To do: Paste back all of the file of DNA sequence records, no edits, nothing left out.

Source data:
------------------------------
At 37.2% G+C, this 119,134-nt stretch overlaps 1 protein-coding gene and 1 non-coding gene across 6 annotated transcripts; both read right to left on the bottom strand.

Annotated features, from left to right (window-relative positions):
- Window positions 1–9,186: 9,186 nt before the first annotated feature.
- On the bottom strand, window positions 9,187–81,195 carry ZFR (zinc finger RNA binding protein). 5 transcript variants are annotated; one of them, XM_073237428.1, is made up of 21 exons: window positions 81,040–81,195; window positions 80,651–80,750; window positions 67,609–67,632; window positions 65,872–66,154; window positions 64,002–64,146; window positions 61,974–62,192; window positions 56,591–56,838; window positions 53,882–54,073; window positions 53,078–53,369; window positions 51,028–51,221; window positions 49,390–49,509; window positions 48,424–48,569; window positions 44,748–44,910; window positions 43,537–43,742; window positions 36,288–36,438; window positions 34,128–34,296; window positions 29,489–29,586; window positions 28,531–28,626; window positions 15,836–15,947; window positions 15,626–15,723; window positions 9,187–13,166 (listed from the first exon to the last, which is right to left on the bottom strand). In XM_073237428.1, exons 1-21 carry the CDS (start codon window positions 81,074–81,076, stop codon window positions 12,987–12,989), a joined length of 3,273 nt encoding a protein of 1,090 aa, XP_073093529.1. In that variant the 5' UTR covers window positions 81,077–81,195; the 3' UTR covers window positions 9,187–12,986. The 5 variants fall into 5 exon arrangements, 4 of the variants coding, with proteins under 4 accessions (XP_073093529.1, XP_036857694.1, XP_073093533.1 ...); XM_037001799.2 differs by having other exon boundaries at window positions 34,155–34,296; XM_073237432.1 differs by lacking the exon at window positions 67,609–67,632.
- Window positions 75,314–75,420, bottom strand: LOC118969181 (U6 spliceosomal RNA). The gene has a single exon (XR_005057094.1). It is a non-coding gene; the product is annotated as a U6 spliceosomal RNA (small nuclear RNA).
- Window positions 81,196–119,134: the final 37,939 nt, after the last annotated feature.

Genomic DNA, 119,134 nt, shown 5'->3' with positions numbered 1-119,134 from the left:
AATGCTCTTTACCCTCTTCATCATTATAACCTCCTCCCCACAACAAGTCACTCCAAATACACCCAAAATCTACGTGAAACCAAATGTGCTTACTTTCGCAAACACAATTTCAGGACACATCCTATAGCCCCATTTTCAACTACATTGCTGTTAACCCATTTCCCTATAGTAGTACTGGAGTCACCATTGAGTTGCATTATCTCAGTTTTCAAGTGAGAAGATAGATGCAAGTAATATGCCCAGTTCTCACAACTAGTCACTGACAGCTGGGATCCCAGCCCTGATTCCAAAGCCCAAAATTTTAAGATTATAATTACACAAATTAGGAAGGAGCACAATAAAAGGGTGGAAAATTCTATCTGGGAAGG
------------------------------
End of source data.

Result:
At 37.2% G+C, this 119,134-nt stretch overlaps 1 protein-coding gene and 1 non-coding gene across 6 annotated transcripts; both read right to left on the bottom strand.

Annotated features, from left to right (window-relative positions):
- Window positions 1–9,186: 9,186 nt before the first annotated feature.
- On the bottom strand, window positions 9,187–81,195 carry ZFR (zinc finger RNA binding protein). 5 transcript variants are annotated; one of them, XM_073237428.1, is made up of 21 exons: window positions 81,040–81,195; window positions 80,651–80,750; window positions 67,609–67,632; window positions 65,872–66,154; window positions 64,002–64,146; window positions 61,974–62,192; window positions 56,591–56,838; window positions 53,882–54,073; window positions 53,078–53,369; window positions 51,028–51,221; window positions 49,390–49,509; window positions 48,424–48,569; window positions 44,748–44,910; window positions 43,537–43,742; window positions 36,288–36,438; window positions 34,128–34,296; window positions 29,489–29,586; window positions 28,531–28,626; window positions 15,836–15,947; window positions 15,626–15,723; window positions 9,187–13,166 (listed from the first exon to the last, which is right to left on the bottom strand). In XM_073237428.1, exons 1-21 carry the CDS (start codon window positions 81,074–81,076, stop codon window positions 12,987–12,989), a joined length of 3,273 nt encoding a protein of 1,090 aa, XP_073093529.1. In that variant the 5' UTR covers window positions 81,077–81,195; the 3' UTR covers window positions 9,187–12,986. The 5 variants fall into 5 exon arrangements, 4 of the variants coding, with proteins under 4 accessions (XP_073093529.1, XP_036857694.1, XP_073093533.1 ...); XM_037001799.2 differs by having other exon boundaries at window positions 34,155–34,296; XM_073237432.1 differs by lacking the exon at window positions 67,609–67,632.
- Window positions 75,314–75,420, bottom strand: LOC118969181 (U6 spliceosomal RNA). The gene has a single exon (XR_005057094.1). It is a non-coding gene; the product is annotated as a U6 spliceosomal RNA (small nuclear RNA).
- Window positions 81,196–119,134: the final 37,939 nt, after the last annotated feature.

Genomic DNA, 119,134 nt, shown 5'->3' with positions numbered 1-119,134 from the left:
AATGCTCTTTACCCTCTTCATCATTATAACCTCCTCCCCACAACAAGTCACTCCAAATACACCCAAAATCTACGTGAAACCAAATGTGCTTACTTTCGCAAACACAATTTCAGGACACATCCTATAGCCCCATTTTCAACTACATTGCTGTTAACCCATTTCCCTATAGTAGTACTGGAGTCACCATTGAGTTGCATTATCTCAGTTTTCAAGTGAGAAGATAGATGCAAGTAATATGCCCAGTTCTCACAACTAGTCACTGACAGCTGGGATCCCAGCCCTGATTCCAAAGCCCAAAATTTTAAGATTATAATTACACAAATTAGGAAGGAGCACAATAAAAGGGTGGAAAATTCTATCTGGGAAGG